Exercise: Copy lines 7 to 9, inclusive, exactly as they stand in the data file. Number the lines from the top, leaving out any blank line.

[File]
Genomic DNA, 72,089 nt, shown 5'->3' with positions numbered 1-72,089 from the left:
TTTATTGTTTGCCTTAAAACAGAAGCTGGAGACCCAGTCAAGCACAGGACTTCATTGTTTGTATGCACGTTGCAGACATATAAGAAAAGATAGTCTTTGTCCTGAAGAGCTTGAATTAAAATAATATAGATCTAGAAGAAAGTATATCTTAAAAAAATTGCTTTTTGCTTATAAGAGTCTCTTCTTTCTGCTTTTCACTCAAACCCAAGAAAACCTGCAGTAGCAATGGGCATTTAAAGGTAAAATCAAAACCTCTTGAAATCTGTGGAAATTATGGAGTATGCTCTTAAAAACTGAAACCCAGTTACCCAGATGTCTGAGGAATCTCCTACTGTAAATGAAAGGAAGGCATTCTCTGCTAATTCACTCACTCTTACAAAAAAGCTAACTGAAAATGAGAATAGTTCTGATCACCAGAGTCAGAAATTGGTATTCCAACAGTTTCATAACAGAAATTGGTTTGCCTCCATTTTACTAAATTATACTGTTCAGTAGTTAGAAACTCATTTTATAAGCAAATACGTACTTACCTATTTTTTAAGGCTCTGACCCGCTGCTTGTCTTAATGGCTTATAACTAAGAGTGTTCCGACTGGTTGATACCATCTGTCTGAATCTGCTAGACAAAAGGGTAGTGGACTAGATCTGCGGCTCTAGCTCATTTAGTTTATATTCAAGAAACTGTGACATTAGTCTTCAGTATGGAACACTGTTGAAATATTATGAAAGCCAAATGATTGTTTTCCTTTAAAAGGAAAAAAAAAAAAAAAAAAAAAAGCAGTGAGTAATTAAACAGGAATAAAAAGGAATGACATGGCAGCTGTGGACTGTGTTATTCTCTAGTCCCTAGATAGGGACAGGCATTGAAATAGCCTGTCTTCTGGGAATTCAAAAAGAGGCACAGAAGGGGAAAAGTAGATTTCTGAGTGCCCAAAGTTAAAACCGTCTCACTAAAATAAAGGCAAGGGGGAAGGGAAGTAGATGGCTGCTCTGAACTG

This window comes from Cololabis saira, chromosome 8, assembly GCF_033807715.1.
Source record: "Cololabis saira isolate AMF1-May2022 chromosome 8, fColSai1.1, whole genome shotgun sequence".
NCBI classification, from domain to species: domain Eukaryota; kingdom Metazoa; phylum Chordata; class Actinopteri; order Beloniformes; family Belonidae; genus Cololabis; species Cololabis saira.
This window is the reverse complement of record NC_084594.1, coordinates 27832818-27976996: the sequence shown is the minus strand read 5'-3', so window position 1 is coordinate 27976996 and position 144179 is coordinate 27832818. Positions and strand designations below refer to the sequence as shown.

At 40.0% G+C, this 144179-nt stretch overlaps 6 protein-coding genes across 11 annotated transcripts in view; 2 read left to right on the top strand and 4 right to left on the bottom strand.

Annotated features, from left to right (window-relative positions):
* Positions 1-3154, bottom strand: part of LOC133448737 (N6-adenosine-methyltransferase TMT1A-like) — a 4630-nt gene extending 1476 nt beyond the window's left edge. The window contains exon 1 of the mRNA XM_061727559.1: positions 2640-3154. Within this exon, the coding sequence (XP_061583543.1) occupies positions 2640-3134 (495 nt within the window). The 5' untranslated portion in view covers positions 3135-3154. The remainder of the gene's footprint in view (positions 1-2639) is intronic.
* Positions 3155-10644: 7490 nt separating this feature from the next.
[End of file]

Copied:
At 40.0% G+C, this 144179-nt stretch overlaps 6 protein-coding genes across 11 annotated transcripts in view; 2 read left to right on the top strand and 4 right to left on the bottom strand.

Annotated features, from left to right (window-relative positions):
* Positions 1-3154, bottom strand: part of LOC133448737 (N6-adenosine-methyltransferase TMT1A-like) — a 4630-nt gene extending 1476 nt beyond the window's left edge. The window contains exon 1 of the mRNA XM_061727559.1: positions 2640-3154. Within this exon, the coding sequence (XP_061583543.1) occupies positions 2640-3134 (495 nt within the window). The 5' untranslated portion in view covers positions 3135-3154. The remainder of the gene's footprint in view (positions 1-2639) is intronic.